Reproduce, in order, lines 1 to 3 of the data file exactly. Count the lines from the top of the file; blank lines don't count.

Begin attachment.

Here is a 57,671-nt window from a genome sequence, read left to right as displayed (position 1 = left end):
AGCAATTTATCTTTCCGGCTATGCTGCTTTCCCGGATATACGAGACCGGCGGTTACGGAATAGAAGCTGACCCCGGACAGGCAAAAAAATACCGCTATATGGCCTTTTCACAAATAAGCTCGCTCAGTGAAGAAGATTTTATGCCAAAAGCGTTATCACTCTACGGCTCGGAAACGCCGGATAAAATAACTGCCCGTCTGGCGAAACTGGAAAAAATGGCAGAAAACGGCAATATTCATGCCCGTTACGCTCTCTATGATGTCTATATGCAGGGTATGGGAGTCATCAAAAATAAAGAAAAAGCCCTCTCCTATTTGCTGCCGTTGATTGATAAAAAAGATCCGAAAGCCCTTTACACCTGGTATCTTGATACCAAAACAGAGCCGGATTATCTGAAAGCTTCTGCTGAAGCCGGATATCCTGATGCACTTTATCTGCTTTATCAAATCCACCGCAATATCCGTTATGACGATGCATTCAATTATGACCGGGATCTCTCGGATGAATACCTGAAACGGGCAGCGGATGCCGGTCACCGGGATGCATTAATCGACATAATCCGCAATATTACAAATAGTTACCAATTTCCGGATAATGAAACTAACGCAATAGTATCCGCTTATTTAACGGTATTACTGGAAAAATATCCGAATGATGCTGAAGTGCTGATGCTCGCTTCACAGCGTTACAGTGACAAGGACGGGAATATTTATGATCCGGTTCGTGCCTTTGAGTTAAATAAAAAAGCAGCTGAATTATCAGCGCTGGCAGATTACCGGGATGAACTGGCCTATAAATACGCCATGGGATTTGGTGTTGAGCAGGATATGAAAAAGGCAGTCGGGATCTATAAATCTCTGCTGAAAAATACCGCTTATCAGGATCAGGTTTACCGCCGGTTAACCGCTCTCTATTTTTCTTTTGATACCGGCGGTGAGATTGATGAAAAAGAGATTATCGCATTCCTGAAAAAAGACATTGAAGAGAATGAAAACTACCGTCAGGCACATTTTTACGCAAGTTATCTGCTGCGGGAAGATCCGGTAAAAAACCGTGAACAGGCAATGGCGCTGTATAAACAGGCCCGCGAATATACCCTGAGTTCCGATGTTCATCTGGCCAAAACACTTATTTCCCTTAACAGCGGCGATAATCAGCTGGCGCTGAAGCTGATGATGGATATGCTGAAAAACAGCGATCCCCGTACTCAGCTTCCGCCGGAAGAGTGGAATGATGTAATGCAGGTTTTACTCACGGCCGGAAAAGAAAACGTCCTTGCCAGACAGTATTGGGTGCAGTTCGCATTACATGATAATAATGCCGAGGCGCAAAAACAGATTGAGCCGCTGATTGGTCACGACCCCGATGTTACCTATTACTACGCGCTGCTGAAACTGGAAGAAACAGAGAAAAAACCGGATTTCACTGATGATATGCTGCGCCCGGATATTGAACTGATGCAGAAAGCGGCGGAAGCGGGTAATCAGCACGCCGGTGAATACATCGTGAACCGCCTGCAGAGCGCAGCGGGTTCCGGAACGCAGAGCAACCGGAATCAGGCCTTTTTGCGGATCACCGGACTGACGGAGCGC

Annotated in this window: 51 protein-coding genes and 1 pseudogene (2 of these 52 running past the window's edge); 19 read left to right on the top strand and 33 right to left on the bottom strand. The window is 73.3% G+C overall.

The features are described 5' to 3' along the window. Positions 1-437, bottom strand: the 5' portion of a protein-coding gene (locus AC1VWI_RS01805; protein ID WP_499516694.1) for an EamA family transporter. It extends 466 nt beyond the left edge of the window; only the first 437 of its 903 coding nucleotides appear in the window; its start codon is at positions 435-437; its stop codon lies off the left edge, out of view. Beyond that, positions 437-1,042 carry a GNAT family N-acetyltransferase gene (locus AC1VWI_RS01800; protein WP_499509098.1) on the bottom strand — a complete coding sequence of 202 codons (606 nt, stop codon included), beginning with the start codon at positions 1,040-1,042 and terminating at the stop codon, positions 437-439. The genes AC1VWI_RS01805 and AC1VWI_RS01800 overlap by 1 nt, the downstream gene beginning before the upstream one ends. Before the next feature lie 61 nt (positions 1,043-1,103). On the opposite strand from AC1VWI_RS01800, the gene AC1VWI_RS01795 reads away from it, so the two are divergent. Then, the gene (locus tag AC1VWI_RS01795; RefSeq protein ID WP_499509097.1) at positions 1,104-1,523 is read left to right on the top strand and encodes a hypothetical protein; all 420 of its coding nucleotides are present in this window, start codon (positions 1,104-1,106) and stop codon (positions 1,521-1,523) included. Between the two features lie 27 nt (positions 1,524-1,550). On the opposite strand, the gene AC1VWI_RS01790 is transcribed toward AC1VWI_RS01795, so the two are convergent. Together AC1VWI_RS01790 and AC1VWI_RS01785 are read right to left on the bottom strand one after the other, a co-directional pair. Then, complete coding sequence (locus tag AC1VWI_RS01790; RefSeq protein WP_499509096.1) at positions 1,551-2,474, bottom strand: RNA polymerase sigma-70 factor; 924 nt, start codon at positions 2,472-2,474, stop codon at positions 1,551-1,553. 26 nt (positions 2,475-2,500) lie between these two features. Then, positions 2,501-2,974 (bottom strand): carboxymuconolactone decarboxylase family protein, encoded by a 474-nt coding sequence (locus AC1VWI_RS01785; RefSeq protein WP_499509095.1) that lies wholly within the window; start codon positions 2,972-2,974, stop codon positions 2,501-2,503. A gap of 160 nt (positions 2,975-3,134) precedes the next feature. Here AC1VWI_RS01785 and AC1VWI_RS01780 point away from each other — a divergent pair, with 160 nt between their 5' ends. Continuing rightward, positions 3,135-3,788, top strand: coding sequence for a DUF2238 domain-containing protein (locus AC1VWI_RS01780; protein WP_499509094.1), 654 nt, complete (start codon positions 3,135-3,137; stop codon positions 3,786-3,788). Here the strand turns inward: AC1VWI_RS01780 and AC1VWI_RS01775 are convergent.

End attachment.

Here is a 57,671-nt window from a genome sequence, read left to right as displayed (position 1 = left end):
AGCAATTTATCTTTCCGGCTATGCTGCTTTCCCGGATATACGAGACCGGCGGTTACGGAATAGAAGCTGACCCCGGACAGGCAAAAAAATACCGCTATATGGCCTTTTCACAAATAAGCTCGCTCAGTGAAGAAGATTTTATGCCAAAAGCGTTATCACTCTACGGCTCGGAAACGCCGGATAAAATAACTGCCCGTCTGGCGAAACTGGAAAAAATGGCAGAAAACGGCAATATTCATGCCCGTTACGCTCTCTATGATGTCTATATGCAGGGTATGGGAGTCATCAAAAATAAAGAAAAAGCCCTCTCCTATTTGCTGCCGTTGATTGATAAAAAAGATCCGAAAGCCCTTTACACCTGGTATCTTGATACCAAAACAGAGCCGGATTATCTGAAAGCTTCTGCTGAAGCCGGATATCCTGATGCACTTTATCTGCTTTATCAAATCCACCGCAATATCCGTTATGACGATGCATTCAATTATGACCGGGATCTCTCGGATGAATACCTGAAACGGGCAGCGGATGCCGGTCACCGGGATGCATTAATCGACATAATCCGCAATATTACAAATAGTTACCAATTTCCGGATAATGAAACTAACGCAATAGTATCCGCTTATTTAACGGTATTACTGGAAAAATATCCGAATGATGCTGAAGTGCTGATGCTCGCTTCACAGCGTTACAGTGACAAGGACGGGAATATTTATGATCCGGTTCGTGCCTTTGAGTTAAATAAAAAAGCAGCTGAATTATCAGCGCTGGCAGATTACCGGGATGAACTGGCCTATAAATACGCCATGGGATTTGGTGTTGAGCAGGATATGAAAAAGGCAGTCGGGATCTATAAATCTCTGCTGAAAAATACCGCTTATCAGGATCAGGTTTACCGCCGGTTAACCGCTCTCTATTTTTCTTTTGATACCGGCGGTGAGATTGATGAAAAAGAGATTATCGCATTCCTGAAAAAAGACATTGAAGAGAATGAAAACTACCGTCAGGCACATTTTTACGCAAGTTATCTGCTGCGGGAAGATCCGGTAAAAAACCGTGAACAGGCAATGGCGCTGTATAAACAGGCCCGCGAATATACCCTGAGTTCCGATGTTCATCTGGCCAAAACACTTATTTCCCTTAACAGCGGCGATAATCAGCTGGCGCTGAAGCTGATGATGGATATGCTGAAAAACAGCGATCCCCGTACTCAGCTTCCGCCGGAAGAGTGGAATGATGTAATGCAGGTTTTACTCACGGCCGGAAAAGAAAACGTCCTTGCCAGACAGTATTGGGTGCAGTTCGCATTACATGATAATAATGCCGAGGCGCAAAAACAGATTGAGCCGCTGATTGGTCACGACCCCGATGTTACCTATTACTACGCGCTGCTGAAACTGGAAGAAACAGAGAAAAAACCGGATTTCACTGATGATATGCTGCGCCCGGATATTGAACTGATGCAGAAAGCGGCGGAAGCGGGTAATCAGCACGCCGGTGAATACATCGTGAACCGCCTGCAGAGCGCAGCGGGTTCCGGAACGCAGAGCAACCGGAATCAGGCCTTTTTGCGGATCACCGGACTGACGGAGCGC

Annotated in this window: 51 protein-coding genes and 1 pseudogene (2 of these 52 running past the window's edge); 19 read left to right on the top strand and 33 right to left on the bottom strand. The window is 73.3% G+C overall.